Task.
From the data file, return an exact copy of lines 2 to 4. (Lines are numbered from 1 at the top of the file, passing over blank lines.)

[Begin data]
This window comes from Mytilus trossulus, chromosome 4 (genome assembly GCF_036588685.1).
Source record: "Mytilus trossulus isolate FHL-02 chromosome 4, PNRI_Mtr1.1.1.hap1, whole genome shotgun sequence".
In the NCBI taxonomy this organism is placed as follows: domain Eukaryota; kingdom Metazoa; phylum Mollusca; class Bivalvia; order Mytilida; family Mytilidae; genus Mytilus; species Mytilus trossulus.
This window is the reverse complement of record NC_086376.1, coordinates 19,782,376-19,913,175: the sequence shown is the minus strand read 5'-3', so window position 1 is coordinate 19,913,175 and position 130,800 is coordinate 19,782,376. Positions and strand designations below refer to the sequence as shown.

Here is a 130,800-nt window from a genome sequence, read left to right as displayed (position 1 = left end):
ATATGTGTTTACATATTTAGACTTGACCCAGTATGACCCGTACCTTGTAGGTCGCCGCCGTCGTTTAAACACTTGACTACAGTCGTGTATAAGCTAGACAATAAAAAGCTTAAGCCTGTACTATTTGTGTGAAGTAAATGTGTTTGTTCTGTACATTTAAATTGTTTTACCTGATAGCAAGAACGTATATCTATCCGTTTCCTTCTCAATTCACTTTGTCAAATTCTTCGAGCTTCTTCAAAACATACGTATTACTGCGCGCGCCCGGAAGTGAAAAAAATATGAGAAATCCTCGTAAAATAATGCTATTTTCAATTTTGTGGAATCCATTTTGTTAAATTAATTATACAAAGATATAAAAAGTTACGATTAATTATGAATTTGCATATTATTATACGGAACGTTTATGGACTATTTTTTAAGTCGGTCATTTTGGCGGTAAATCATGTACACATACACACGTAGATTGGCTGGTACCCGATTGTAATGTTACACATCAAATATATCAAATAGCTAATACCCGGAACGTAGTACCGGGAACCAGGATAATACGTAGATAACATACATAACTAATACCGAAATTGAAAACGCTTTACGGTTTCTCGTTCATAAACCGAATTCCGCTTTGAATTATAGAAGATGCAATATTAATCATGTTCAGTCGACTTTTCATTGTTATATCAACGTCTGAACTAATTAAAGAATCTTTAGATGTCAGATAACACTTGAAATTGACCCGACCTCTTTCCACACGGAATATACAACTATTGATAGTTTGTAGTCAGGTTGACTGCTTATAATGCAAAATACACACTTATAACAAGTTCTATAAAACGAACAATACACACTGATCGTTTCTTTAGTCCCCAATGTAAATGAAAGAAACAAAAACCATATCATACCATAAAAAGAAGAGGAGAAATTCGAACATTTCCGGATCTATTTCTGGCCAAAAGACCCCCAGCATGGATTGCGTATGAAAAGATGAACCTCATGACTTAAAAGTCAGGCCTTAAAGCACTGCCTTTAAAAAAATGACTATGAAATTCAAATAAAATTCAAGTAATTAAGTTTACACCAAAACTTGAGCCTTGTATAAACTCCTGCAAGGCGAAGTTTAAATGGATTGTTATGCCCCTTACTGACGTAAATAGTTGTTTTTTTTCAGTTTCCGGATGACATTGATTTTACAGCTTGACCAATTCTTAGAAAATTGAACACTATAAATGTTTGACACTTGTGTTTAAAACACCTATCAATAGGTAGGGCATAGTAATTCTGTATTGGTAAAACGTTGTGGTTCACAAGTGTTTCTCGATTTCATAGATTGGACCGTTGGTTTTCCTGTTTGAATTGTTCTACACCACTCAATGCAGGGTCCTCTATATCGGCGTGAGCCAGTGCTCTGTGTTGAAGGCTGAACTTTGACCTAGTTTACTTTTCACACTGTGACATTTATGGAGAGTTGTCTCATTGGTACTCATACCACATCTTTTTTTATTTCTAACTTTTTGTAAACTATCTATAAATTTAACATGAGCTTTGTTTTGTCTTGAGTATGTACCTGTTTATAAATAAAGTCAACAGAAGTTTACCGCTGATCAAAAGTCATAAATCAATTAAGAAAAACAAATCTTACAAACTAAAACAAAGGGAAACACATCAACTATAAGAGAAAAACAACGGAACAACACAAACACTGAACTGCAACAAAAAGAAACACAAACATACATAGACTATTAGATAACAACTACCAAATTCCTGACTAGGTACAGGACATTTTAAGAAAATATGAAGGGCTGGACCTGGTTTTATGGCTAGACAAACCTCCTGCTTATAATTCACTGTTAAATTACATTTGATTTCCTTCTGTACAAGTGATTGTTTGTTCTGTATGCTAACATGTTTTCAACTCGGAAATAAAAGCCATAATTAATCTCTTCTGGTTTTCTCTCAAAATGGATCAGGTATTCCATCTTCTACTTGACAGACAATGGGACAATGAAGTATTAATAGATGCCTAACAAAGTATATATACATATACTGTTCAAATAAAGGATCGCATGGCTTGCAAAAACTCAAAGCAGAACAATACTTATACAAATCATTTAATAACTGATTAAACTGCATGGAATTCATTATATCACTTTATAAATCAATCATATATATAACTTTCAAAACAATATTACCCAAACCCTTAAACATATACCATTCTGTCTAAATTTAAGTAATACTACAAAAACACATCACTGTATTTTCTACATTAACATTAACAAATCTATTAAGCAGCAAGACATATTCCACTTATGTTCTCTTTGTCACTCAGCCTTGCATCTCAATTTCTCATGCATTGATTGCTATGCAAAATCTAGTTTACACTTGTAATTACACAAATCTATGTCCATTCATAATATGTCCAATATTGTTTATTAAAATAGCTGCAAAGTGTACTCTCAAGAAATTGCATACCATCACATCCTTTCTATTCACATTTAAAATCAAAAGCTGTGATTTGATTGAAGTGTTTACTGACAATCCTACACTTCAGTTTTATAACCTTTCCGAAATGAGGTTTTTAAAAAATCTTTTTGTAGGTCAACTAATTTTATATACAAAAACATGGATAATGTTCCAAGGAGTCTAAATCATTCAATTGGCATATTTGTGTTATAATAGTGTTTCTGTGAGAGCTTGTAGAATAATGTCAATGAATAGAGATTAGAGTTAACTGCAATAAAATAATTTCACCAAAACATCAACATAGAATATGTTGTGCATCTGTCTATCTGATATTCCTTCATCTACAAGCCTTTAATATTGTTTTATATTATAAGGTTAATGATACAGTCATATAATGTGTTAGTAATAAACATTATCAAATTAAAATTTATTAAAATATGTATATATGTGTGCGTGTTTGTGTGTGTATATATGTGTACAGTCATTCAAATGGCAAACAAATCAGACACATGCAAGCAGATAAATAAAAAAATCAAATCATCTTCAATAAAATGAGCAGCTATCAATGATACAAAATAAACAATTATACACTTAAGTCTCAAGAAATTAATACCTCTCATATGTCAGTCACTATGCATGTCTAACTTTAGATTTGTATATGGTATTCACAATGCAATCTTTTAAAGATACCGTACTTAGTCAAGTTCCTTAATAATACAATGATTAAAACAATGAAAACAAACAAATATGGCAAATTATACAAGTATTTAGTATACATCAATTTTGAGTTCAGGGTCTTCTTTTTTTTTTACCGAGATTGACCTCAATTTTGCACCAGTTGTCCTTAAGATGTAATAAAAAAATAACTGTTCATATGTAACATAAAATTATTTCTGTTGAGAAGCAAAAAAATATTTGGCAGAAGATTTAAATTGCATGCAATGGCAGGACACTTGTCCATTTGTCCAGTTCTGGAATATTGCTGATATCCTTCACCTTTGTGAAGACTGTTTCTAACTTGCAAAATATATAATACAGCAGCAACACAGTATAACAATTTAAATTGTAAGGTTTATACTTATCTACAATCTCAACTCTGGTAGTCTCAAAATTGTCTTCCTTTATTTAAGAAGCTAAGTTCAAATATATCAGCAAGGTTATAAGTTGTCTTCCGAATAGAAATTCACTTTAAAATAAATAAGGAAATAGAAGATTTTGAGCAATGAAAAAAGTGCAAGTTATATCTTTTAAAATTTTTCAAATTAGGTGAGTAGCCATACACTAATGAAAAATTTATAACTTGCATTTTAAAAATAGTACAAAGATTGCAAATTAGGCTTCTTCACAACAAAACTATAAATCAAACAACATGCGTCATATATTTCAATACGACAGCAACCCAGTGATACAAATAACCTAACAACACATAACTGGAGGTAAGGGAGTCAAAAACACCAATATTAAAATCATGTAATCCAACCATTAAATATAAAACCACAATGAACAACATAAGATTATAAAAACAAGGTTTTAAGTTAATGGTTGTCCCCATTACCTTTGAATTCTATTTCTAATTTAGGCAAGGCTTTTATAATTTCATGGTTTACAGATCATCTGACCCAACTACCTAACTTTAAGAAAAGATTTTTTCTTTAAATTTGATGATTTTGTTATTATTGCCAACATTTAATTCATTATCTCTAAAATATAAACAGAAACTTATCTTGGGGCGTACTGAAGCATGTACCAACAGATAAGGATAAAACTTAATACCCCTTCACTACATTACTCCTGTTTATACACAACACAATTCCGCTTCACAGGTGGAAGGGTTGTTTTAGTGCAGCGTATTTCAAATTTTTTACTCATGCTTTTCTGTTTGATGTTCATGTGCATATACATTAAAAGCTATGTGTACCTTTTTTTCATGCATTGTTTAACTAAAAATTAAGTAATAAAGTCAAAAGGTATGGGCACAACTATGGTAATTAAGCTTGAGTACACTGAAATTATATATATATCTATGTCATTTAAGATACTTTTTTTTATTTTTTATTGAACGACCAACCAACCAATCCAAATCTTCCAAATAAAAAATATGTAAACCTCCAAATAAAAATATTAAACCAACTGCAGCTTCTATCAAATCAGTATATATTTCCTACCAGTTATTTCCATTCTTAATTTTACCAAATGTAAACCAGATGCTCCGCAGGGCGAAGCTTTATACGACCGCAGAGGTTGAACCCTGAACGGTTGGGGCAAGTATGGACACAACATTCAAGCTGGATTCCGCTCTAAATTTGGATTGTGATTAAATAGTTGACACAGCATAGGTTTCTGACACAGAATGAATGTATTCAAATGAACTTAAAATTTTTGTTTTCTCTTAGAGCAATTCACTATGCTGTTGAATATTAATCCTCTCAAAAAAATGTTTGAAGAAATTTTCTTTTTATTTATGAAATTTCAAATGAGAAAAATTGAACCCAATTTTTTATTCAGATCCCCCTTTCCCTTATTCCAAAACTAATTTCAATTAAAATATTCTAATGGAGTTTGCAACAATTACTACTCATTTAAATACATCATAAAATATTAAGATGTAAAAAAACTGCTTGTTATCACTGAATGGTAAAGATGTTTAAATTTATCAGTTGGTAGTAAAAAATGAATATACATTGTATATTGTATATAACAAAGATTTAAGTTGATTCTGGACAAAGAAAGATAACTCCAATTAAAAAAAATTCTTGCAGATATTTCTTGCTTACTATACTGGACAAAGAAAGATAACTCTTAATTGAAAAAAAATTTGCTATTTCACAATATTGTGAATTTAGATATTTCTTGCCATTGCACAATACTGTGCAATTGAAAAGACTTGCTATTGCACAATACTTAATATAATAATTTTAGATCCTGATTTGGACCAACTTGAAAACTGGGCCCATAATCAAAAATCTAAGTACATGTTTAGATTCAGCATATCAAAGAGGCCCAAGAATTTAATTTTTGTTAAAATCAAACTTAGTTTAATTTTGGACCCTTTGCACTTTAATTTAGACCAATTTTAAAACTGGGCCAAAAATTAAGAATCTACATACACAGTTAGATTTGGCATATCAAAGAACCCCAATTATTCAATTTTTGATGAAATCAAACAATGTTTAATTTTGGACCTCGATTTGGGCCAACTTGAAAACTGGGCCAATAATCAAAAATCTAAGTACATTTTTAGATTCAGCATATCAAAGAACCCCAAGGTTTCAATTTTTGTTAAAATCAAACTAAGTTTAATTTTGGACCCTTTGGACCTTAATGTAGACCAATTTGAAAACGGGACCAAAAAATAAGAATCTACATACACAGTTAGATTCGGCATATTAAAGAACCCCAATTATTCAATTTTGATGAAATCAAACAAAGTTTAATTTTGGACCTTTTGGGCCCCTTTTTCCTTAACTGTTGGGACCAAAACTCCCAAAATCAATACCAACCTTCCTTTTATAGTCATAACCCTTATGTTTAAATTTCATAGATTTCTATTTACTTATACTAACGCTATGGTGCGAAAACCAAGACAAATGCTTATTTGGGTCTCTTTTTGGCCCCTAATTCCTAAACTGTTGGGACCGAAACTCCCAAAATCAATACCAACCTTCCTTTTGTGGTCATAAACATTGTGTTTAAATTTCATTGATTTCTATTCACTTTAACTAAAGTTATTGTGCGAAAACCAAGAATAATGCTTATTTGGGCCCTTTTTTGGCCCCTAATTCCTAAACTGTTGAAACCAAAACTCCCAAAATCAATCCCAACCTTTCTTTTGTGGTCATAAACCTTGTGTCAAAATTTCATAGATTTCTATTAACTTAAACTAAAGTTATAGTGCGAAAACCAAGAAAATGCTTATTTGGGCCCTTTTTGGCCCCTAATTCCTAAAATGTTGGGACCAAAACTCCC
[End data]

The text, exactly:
Source record: "Mytilus trossulus isolate FHL-02 chromosome 4, PNRI_Mtr1.1.1.hap1, whole genome shotgun sequence".
In the NCBI taxonomy this organism is placed as follows: domain Eukaryota; kingdom Metazoa; phylum Mollusca; class Bivalvia; order Mytilida; family Mytilidae; genus Mytilus; species Mytilus trossulus.
This window is the reverse complement of record NC_086376.1, coordinates 19,782,376-19,913,175: the sequence shown is the minus strand read 5'-3', so window position 1 is coordinate 19,913,175 and position 130,800 is coordinate 19,782,376. Positions and strand designations below refer to the sequence as shown.